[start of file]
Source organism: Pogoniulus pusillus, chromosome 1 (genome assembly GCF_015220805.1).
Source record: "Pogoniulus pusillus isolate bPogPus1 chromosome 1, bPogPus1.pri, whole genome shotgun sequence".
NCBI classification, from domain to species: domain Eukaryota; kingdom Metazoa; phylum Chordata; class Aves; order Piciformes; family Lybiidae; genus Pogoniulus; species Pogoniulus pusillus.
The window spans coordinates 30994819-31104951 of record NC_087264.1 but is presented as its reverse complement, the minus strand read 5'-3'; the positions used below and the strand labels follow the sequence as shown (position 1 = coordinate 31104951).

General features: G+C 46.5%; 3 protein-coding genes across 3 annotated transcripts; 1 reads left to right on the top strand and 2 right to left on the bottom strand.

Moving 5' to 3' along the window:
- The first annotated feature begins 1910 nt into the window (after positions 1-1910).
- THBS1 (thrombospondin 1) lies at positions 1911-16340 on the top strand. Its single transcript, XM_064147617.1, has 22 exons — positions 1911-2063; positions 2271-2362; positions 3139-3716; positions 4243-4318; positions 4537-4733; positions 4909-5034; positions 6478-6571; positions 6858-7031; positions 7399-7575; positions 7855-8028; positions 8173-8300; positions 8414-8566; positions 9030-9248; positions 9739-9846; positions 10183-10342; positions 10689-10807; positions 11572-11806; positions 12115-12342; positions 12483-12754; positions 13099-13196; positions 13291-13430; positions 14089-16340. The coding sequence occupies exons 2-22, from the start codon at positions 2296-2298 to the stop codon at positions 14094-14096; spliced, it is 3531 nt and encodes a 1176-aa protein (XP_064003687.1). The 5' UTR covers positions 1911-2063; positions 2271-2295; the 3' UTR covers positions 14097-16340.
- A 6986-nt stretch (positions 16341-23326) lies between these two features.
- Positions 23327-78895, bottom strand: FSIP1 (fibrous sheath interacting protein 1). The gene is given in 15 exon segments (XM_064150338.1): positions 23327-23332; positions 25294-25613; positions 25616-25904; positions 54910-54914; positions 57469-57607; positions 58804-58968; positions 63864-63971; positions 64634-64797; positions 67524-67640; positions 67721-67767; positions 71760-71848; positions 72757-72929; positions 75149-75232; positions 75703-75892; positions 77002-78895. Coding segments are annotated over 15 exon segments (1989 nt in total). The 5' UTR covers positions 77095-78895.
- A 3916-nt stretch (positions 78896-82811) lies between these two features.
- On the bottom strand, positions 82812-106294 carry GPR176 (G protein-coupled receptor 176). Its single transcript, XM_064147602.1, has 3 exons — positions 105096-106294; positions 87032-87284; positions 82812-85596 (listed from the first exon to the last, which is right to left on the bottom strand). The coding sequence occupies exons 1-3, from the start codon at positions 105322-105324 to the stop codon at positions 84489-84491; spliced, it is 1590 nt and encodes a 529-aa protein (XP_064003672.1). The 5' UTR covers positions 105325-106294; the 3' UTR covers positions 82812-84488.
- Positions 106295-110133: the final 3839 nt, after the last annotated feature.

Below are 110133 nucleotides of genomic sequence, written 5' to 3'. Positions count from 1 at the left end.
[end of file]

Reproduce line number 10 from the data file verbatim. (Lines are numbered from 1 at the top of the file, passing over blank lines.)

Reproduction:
- Positions 23327-78895, bottom strand: FSIP1 (fibrous sheath interacting protein 1). The gene is given in 15 exon segments (XM_064150338.1): positions 23327-23332; positions 25294-25613; positions 25616-25904; positions 54910-54914; positions 57469-57607; positions 58804-58968; positions 63864-63971; positions 64634-64797; positions 67524-67640; positions 67721-67767; positions 71760-71848; positions 72757-72929; positions 75149-75232; positions 75703-75892; positions 77002-78895. Coding segments are annotated over 15 exon segments (1989 nt in total). The 5' UTR covers positions 77095-78895.